Lloyd Omdahl, Published September 06 2010
Omdahl: Unions get no respectToday is the least-respected holiday on the North Dakota social calendar. The first Monday in September was first designated by President Grover Cleveland in 1894 as Labor Day. We’ll gladly take the day off, thank you, but without any recognition of labor.
Today, North Dakota has around 20,000 union members, 6.8 percent of the work force. The majority of states with fewer union members are states in the Deep South.
For several reasons, labor unions never did get much respect in North Dakota. In the first place, the state didn’t have an economy that lent itself to labor organization, lacking a significant manufacturing segment with concentrations of blue-collar workers. Railroad employees were unionized, but only because they had already bargained for recognition after bitter disputes in the East.
Culture was another major reason unions did not win respect in the state. One of the key characteristics of our culture is individualism – individualism carried to the extreme. Rugged individualism was born on the barren prairie where miles separated settlers from each other. If they didn’t do it themselves isolated out in nowhere North Dakota, the crop never got planted, the binder fixed, or the fences built. Everything stood still until they did something with their own hands.
Our parents and grandparents learned the lesson well, and rugged individualism remains a mainstay in our culture today. Somehow, North Dakotans couldn’t reconcile their anarchic individualism with union regimentation. So unions had an attitudinal problem to overcome. They still do, because second- and third-generation farm kids brought their anti-union attitudes with them to the city.
A third reason. Labor could not find a coalition with which to make common cause. Even though some farm and labor leaders tried to find common ground, in their heart of hearts farmers figured that if labor got higher wages, the tractors and combines would become more expensive. The higher wages may not come out of corporate profits, as labor claimed, but more likely from higher prices on the things farmers bought.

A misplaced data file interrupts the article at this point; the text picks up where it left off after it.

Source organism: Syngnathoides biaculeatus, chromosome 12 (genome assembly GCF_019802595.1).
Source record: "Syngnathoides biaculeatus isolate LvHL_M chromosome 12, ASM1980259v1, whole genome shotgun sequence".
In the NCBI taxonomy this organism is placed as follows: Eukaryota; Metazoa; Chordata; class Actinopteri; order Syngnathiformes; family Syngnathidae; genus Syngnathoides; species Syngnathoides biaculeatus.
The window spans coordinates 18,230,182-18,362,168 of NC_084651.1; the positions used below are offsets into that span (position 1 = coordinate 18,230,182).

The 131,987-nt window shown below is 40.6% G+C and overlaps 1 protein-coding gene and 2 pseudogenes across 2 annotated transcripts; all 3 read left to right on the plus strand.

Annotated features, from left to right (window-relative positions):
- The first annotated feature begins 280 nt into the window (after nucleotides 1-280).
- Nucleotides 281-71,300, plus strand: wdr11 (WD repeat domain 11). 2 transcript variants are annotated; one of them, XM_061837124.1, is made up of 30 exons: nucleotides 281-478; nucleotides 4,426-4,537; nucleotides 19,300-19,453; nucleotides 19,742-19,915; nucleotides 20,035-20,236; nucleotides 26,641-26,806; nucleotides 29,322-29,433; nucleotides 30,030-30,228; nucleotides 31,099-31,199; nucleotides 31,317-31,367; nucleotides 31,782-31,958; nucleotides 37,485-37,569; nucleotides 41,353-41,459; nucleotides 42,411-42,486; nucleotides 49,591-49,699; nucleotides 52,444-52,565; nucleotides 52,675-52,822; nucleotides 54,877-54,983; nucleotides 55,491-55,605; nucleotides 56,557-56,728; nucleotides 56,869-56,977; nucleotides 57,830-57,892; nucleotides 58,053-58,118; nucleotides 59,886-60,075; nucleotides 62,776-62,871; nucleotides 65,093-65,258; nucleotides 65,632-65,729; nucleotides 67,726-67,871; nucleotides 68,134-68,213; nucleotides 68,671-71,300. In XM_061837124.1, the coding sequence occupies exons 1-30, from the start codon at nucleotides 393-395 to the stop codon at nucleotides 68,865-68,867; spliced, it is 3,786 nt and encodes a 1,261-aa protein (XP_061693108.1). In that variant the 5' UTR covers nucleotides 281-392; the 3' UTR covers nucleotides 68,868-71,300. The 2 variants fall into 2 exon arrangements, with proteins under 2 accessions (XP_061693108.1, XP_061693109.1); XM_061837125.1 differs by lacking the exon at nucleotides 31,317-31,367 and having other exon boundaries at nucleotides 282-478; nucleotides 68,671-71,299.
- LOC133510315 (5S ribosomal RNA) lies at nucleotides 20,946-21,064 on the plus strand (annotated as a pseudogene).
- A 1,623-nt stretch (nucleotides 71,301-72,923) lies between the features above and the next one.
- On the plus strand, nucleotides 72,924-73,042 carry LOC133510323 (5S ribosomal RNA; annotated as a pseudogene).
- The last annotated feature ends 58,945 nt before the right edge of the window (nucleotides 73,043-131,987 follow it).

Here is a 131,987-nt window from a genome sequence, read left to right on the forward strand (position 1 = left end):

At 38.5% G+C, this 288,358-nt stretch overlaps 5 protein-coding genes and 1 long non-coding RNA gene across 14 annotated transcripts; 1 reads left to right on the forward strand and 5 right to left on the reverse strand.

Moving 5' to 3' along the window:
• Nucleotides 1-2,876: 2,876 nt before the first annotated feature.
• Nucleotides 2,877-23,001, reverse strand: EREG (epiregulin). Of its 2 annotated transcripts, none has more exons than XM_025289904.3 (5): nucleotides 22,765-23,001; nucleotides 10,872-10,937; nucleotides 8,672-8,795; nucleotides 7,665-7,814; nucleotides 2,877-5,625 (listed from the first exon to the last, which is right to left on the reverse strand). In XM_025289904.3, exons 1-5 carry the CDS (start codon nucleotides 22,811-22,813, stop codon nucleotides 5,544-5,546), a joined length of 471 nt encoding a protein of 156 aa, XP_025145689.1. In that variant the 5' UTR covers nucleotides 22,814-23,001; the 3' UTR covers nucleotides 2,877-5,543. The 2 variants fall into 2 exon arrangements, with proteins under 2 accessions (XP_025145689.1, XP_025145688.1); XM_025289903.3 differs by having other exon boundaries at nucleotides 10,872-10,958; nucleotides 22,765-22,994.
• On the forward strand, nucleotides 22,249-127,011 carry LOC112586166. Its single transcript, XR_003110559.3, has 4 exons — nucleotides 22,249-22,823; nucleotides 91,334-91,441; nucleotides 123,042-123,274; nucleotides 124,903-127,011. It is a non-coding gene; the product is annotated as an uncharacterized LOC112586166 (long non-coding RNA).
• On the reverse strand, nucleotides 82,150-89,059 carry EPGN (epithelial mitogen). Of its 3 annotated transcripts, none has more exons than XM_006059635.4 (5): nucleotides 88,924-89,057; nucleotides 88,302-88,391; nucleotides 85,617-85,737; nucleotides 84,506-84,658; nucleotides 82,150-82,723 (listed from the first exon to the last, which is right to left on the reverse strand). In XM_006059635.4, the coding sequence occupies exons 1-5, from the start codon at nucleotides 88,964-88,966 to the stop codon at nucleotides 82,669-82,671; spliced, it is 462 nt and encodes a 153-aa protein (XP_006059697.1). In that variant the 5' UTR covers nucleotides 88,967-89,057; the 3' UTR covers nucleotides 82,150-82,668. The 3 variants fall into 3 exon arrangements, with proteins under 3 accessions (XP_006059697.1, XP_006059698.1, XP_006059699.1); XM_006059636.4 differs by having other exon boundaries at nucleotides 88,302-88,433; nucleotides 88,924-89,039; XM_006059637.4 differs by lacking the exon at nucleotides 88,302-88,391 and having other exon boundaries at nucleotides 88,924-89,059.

Looking back at American industrial history over the past 150 years, we should be able to see that forcing management to the bargaining table to share the prosperity of a growing economy resulted in a surge of purchasing power that circulated money throughout the economy. The money came back, and industry gained in spite of itself. Henry Ford recognized the purchasing power of higher wages by paying his employees the outlandish wage of $5 a day – twice the norm. But he sold them more Fords.
Even though many North Dakotans have never warmed up to unions, the fact remains that we have all been beneficiaries of the labor movement because a rising tide raises all ships. When labor unions bargained for better wages, nonunion members got raises as well. When labor unions won eight-hour days, everyone soon had an eight-hour day. When labor got vacation time, so did everyone else. The benefits gained by labor became benefits for the unorganized workers, including those who hated unions. That’s deserving of a little respect.
So, grudgingly throw another burger on the grill. Try to enjoy a holiday that wouldn’t exist without unions.
We can recount their warts some other day.
Omdahl is a former North Dakota lieutenant governor and retired University of North Dakota political science teacher. E-mail firstname.lastname@example.org